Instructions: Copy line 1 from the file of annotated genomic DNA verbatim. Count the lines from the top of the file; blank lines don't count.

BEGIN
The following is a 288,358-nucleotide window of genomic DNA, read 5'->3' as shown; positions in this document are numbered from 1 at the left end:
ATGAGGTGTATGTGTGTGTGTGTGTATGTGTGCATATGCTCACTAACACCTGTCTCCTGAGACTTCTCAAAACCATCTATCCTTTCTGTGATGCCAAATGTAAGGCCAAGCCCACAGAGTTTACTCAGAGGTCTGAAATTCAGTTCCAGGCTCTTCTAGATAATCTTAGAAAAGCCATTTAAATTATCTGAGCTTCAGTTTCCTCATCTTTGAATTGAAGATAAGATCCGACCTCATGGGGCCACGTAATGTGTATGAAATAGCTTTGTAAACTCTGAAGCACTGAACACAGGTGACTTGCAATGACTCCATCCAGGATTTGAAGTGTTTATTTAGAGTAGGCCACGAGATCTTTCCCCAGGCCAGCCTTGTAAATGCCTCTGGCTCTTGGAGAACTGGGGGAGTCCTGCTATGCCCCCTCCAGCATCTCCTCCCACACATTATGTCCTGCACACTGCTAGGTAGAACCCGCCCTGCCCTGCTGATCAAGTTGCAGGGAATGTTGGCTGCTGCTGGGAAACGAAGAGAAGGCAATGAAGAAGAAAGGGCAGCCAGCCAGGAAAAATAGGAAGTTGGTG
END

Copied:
The following is a 288,358-nucleotide window of genomic DNA, read 5'->3' as shown; positions in this document are numbered from 1 at the left end: